Imagine That – Becky Crosby Trades Reality for Fantasy on ‘Can We Pretend?’

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Becky Crosby’s “Can We Pretend?” addresses her frustration and forlornness during the pandemic. Artwork – Joey Affatato

For Becky Crosby, quarantine life provides the ultimate escape from reality.

The Purchase, New York pop-rock singer-songwriter openly shares her personal struggles with pandemic lockdown and emotional isolation on her latest jazz-funk ballad, “Can We Pretend?

“I wrote it in quarantine right after we got evacuated from school … when I think everyone was feeling especially lonely and confused at what was going on in the world,” said Crosby, who’s a jazz senior at State University of New York (SUNY) in Purchase. “I had a crush on a friend of mine at the time, and I think the feelings about quarantine just heightened everything about it.”

A lush “Can We Pretend?” ensemble of thumping drums, tingly cymbals, pensive bass, gleaming electric guitar, delicate piano, melancholic trumpet and earnest baritone sax echo Crosby’s growing frustration and forlornness.

She thoughtfully sings, “How did this happen to me?/I was oh so happy living life lonely/But when you come near/I smile ear to ear/Cause you made me different/Than the girl who used to share my mirror.”

“I wrote ‘Can We Pretend?’ as a way to not only work out my feelings, but to get out some of the anger that I had about my life changing so much overnight,” Crosby said. “I do think that it’s always a good idea to go with your gut. So if your gut says to tell them you like them, then do it. Life is short!”

Crosby brought “Can We Pretend?” to life with several collaborators, including Simon Ribas (drums), Sameer Shankar (bass), Ethan Johnson (guitar), Harry Graser (piano), Noah Mattison (trumpet) and Lee Altsher-Wood (baritone sax).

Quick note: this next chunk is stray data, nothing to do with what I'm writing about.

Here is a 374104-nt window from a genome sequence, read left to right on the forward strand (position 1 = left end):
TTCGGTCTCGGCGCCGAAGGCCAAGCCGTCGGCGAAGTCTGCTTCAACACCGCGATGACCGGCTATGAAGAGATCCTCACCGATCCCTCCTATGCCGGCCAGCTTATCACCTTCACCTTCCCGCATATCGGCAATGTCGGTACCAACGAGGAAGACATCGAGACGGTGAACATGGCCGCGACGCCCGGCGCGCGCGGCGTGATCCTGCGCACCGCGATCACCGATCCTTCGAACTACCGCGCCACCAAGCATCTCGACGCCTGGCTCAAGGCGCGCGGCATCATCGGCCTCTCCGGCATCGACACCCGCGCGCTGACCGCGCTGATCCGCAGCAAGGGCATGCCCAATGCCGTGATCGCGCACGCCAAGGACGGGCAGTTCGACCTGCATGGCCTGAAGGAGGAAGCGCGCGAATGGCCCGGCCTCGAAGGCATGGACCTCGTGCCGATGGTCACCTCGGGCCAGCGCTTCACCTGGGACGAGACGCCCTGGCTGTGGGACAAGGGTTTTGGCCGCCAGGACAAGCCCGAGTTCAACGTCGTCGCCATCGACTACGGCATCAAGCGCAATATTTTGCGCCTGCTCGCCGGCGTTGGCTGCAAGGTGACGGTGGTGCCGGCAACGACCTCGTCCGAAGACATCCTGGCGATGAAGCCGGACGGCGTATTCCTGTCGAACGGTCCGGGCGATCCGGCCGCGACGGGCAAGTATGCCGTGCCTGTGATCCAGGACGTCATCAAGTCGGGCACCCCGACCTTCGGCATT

“This song automatically just had a funky feel to it. Being a jazz major, I am surrounded by horn players, and I was so happy to be able to feature them on this track,” she said. “Sameer Shankar shaped this horn arrangement, and Lee Altsher-Wood and Noah Mattison did a great job bringing it to life.”

Killing Me Softly and Laugh It Off

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Becky Crosby is a jazz senior at SUNY Purchase. Photo – Nicole Govel

Crosby also breathed new life into an intimate Latin jazz cover of “Killing Me Softly” earlier this year. Originally recorded by Roberta Flack in 1973 and remade by The Fugees in 1996, Crosby’s elegant rendition blends placid horns with contemplative piano, soft drums, ticking cymbals and silky bass.

She soulfully sings, “I felt all flushed with fever, embarrassed by the crowd/I felt he’d found my letters and read each one out loud/I prayed that he would finish, but he just kept right on.”

“I’ve always loved that song since I first heard The Fugees’ version when I was 12 years old. Back in the day, I was doing an R&B program at my music school, and I just fell in love with that tune,” said Crosby, who’s inspired by Pat Benatar, Hayley Williams, Lauv and Panic! At The Disco.

“The track was actually a part of a bigger project that I was using for my junior recital last year, and I really wanted to have a song from my past on it. The Latin-style arrangement came from me being on a bossa nova kick at the time.”

Outside of Killing Me Softly” and “Can We Pretend?,” Crosby is finishing up her debut EP, Laugh It Off, which will feature Ribas, Shankar, Johnson, Altsher-Wood, Mattison and Eric Gagliardi (trombone on one track).

“Listeners should expect a pop-funk feel for this project. Most of the songs are sad, but have an upbeat feel to them, which I think is ironic in the best way. It’s a total of five tracks, and I’m planning on releasing it within the next month,” she said.

“Every musician I have worked with on these past couple of tunes has done an amazing job, and I am so thankful. The production team has done a great job as well as including engineer Ash McMillan and Craig Smith, who did the mastering. Sameer Shankar and Lee Altsher-Wood have both been extremely helpful in arranging the horn section on my past work and upcoming EP.”

In the meantime, Crosby looks forward to graduating from SUNY Purchase in 2022, especially after adapting to an unpredictable academic schedule.

“I’m taking this spring to just finish up my classes, get ready for my senior recital and focus on recording and performing my own music. So far in the jazz program, there’s been a ton of great classes … I think my favorite has been the transcription class that I am taking this year,” she said. “It is a great chance to learn some amazing and iconic solos from artists like Sarah Vaughan and Ella Fitzgerald.”

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